Why the Reuben Works so Well

Reuben sandwich

Posted in Uncategorized, on 4 January 2019, by , 0 Comments


  • 2 tablespoons butter
  • 2 slices Rye bread
  • 3 tablespoons Sauerkraut (drained)
  • ¼ cup Thousand Island Dressing
  • 2 slices Swiss cheese
  • 4-8 slices corner beef (depending on thickness

There is no more famous deli sandwich than the classic Reuben. This sandwich has achieved near mythic status in the deli world, and legends abound that it was made by either Reuben Kulakofsky of Nebraska or Arnold Reuben of New York City, both Jewish-American immigrants.

Both stories tell of a sandwich slapped together. For Kulakofsky, it was a poker game in the 1920s. For Reuben, it was when a Broadway actress came in looking for a meal. Either way, the key part of the story is that the Reuben was more or less an accident, which is probably not exactly the truth.

The truth of the Reuben is that it is a perfectly balanced sandwich. Each element brings together a complex comingling of flavors. The base of the sandwich, the Rye bread, is earthy and strong, sometimes sour and sometimes spicy. This flavor is softened and enhanced by the butter used to brown the bread in a pan.

Inside the sandwich, the saltiness of the corned beef is balanced against the sour acidity of the sauerkraut and the sweetness of the Swiss cheese (a flavor enhanced upon melting). All of these flavors are then melded and united by the Thousand Island dressing. A proper Thousand Island dressing is a menagerie of flavors from mayonnaise to ketchup, sweet relish to onion. It is, by itself, a complex ingredient, and one that ultimately determines the success of the Reuben. But a quality Thousand Island dressing represents the other flavors brought together – the earthy, sour, salty, and sweet flavors all united.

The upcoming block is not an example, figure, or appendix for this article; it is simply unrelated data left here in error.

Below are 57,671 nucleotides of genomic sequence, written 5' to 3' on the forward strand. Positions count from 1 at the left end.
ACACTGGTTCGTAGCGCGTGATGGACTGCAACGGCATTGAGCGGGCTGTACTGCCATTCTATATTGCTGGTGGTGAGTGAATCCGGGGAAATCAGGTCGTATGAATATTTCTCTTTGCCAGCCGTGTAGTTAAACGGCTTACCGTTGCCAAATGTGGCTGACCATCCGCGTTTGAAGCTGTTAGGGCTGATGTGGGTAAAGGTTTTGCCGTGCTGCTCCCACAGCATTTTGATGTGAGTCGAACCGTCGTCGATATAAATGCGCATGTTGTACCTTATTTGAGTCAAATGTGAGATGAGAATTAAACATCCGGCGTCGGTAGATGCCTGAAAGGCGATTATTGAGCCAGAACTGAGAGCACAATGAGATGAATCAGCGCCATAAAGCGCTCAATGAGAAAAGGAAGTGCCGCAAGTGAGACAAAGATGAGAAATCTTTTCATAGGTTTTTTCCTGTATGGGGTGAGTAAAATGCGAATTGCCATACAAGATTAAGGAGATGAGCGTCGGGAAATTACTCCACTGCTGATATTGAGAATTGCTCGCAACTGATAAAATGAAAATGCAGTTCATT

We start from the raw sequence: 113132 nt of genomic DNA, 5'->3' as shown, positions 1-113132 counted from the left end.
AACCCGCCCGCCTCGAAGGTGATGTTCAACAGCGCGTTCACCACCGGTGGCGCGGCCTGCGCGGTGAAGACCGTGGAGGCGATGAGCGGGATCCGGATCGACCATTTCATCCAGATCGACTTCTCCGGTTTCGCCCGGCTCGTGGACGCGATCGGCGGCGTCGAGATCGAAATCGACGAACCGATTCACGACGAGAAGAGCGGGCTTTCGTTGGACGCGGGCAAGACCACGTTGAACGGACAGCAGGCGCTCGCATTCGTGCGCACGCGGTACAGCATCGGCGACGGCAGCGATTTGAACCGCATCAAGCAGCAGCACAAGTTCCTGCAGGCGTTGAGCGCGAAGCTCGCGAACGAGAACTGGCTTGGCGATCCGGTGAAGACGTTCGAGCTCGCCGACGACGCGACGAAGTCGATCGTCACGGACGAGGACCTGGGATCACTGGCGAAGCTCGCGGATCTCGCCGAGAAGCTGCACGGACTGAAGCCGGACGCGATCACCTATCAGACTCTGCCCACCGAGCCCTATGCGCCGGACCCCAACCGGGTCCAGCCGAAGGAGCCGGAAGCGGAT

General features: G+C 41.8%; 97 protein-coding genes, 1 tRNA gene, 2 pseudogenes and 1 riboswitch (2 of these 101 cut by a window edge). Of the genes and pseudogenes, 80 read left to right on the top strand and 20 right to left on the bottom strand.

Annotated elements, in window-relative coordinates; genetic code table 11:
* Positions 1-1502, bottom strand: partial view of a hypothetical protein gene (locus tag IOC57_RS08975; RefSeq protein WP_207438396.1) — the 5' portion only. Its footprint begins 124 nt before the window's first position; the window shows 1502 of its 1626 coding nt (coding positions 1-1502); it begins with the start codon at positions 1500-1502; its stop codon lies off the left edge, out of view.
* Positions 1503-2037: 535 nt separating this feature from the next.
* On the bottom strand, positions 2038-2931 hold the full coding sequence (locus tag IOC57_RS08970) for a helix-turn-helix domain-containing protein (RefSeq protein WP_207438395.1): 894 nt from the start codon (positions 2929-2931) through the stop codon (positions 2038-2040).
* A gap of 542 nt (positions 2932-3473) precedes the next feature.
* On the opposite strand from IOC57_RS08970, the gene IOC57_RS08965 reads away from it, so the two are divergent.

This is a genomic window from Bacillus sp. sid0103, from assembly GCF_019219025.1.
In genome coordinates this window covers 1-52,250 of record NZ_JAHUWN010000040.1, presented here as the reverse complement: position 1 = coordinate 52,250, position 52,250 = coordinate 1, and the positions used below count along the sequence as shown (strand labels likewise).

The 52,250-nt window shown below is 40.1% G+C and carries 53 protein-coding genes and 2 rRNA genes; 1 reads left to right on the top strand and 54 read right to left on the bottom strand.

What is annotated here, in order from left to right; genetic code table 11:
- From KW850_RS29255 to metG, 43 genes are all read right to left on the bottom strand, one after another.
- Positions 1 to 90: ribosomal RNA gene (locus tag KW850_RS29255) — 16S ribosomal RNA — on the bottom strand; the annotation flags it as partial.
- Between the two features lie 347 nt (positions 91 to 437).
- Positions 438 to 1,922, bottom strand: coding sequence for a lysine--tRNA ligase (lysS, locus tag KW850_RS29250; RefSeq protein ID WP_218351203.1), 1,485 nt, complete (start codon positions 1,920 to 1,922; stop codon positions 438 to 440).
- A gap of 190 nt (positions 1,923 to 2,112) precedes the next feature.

The earliest written text of the Reuben came in a Theatre Magazine that referenced Arnold Reuben’s Reuben Special. This is the closest thing to an indication that he might be the originator of the sandwich, but there is no definitive proof that he did not get the idea from somewhere else.

What has kept the Reuben alive is not its history though, it is its complexity in simplicity. The ingredients determine the true quality of the dish, though putting it together is relatively simple. It is a sandwich that will live on and on, and it is one that we at Element 29 believe in keeping alive as well.

Try ours now and ask us anytime about how to make the perfect sauerkraut or dressing!